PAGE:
• Randstad, the popular international employment agency, has a dedicated department for primary and secondary education opportunities.

    Your first stop should be the New Zealand Qualifications Authority. Through the New Zealand Qualifications Authority you can take the International Qualifications Assessment (IQA) so that your foreign experience is made comparable to the equivalent to a Diploma of Teaching (ECE) or Bachelor of Teaching (ECE); you'll also need to register as a teacher with the NewZealand Teachers Council, and fulfill the Limited Authority to Teach (LAT) requirement for English.

    And finally, you'll need to have police clearance, which is an application process that performs a criminal background check in your current country of residence. Note, however, that the government of New Zealand does not recognize teaching as a skill in which there is a shortage of workers; therefore, the bar is set fairly high for candidates, as a school has to show that it could not appoint a suitable New Zealand teacher in order to hire you. That being said, special education teachers are in great demand and is your best bet for entry into the education system in Auckland.

  • Need to Know
    Salary & Cost of Living:

    How much you'll be making depends entirely on your experience and the results of your Teacher Salary Assessment conducted by the Teachers Council of New Zealand. As stated above, the starting salary can range from $35,000 to $45,000, which can mean the difference between breaking even and saving, or even losing money.

    As for living costs, you can expect to pay about $1,150 for a one-bedroom apartment in the city center; obviously that can be reduced if you're willing to live a bit outside or take on roommates. A monthly transportation pass will cost you about $140 a month, and your utilities including Internet could run you as high as $300 a month. Clothing and other shopping can be high as well - remember, you're on an island at the bottom of the world! So if you want to make sure that financially, teaching in Auckland is not a losing proposition, you might want to hold off and get more qualifications and/or experience under your belt so your salary will be higher.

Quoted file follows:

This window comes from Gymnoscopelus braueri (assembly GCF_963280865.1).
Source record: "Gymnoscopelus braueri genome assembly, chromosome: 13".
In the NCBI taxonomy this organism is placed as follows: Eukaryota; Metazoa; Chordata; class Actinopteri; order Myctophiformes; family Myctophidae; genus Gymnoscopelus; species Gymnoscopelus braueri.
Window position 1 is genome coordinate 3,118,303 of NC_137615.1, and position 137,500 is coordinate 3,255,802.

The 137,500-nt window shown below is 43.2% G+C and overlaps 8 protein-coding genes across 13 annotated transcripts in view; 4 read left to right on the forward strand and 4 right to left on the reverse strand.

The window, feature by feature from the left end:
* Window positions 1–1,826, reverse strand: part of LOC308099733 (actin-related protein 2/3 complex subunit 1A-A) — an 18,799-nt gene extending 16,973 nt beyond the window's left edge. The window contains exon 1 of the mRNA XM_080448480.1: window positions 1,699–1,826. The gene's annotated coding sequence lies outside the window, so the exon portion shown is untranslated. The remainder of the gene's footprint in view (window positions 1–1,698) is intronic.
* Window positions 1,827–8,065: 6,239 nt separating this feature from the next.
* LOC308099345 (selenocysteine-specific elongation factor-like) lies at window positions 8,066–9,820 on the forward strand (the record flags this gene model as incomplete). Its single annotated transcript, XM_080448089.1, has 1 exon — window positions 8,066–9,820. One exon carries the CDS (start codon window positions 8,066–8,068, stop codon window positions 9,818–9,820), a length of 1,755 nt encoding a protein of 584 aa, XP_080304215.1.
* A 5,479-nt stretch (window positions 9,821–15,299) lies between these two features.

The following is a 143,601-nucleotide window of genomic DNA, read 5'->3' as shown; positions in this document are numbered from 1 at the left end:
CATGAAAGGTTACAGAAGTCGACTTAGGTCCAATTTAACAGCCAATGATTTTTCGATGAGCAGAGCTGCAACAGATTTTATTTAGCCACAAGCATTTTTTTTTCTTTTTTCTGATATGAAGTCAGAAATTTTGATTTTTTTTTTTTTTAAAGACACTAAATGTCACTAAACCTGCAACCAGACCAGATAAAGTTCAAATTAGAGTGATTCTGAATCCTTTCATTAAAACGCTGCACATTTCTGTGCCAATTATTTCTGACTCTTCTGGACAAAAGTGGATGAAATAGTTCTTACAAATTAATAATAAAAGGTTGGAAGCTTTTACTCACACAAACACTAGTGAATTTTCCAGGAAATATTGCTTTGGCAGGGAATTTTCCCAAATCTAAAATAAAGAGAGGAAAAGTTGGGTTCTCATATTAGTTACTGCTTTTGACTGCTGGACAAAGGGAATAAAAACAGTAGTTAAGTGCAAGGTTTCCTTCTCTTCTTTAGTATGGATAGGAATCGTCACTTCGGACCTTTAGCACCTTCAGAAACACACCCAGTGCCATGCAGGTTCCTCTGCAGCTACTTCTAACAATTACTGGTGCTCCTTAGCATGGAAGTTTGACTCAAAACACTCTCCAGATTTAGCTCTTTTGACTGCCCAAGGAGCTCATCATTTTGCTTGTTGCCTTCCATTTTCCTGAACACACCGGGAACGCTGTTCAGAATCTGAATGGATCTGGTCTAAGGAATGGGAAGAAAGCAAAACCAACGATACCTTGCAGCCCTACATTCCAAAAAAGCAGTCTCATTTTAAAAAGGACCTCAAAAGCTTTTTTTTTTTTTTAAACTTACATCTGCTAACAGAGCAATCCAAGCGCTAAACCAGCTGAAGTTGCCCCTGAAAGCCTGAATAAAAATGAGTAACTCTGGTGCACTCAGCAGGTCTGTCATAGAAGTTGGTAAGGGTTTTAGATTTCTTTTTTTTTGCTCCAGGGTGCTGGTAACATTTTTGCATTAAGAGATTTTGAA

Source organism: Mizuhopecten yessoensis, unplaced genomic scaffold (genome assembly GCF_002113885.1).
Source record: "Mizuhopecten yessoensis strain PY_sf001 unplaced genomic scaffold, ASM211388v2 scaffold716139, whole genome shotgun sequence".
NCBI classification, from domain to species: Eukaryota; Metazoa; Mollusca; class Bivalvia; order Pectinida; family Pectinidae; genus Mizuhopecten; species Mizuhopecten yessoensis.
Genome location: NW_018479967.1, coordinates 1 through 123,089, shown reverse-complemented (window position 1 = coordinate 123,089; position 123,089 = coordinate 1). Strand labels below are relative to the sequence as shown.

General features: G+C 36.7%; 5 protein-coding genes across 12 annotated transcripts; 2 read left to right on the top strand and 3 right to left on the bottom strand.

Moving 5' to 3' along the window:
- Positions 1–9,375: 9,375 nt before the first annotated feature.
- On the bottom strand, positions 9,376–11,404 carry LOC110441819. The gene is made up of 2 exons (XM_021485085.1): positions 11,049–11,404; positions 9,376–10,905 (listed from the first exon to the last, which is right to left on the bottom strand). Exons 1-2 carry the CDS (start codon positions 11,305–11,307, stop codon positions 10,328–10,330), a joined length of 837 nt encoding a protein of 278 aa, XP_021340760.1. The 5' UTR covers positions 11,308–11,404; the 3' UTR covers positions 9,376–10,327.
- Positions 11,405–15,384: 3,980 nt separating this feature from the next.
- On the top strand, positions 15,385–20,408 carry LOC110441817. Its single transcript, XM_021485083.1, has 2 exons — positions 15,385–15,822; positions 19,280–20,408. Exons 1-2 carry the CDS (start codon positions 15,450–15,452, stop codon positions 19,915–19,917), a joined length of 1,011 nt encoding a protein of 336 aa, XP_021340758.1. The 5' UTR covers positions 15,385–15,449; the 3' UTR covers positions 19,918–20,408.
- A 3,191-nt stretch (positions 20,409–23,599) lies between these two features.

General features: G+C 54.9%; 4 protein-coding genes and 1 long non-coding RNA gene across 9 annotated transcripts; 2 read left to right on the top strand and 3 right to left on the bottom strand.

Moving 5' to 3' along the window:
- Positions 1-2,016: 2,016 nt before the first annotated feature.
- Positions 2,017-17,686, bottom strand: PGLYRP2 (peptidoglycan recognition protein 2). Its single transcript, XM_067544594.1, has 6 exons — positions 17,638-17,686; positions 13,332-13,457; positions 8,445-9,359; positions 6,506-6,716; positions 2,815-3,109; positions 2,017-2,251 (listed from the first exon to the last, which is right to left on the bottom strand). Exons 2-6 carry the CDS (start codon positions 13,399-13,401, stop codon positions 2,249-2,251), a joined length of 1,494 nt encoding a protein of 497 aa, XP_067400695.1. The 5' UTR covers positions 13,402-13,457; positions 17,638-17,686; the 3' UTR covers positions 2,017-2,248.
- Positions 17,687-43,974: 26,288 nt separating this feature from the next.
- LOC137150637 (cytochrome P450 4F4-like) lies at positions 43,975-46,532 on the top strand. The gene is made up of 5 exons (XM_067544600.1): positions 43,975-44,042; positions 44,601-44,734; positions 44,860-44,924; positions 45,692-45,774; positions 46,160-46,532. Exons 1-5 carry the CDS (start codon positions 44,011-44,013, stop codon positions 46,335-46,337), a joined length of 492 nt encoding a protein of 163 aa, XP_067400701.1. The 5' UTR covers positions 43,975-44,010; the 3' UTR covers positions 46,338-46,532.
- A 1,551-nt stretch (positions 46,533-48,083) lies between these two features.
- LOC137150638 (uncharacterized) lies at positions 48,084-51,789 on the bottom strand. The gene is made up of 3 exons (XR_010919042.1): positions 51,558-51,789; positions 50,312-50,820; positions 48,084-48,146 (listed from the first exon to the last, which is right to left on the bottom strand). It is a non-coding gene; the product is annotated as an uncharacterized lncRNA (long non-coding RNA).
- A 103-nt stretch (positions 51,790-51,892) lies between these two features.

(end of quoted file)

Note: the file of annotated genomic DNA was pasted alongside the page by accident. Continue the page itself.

Classroom & Work Culture:

    The school year is divided into four terms, with the first term beginning at the end of January after having been on break since before Christmas; all other term breaks average about two weeks. There are also Autumn, Winter and Spring holiday breaks within each term that last about two weeks each.

    • Student/Teacher Relations: There is no great difference between student-teacher relations in New Zealand and other English-language countries like the US and UK.
    • Dress Code: Teachers should dress corporate-casual, leaning towards conservative (no short skirts for women, no jeans for men).
    • Greetings: Students call their teachers and administrators by their last name; there is no physical greeting necessary. However, note that Maori greetings may be common at your school; they are as follows:
      • Morena Tamariki (Good Morning Children)
      • Morena Kaiako (Good Morning Teacher)
      • Kia Ora Tamariki (Hello Children)
      • Kia Ora Kaiako (Hello Teacher)
    Contributed by Amanda Lansdown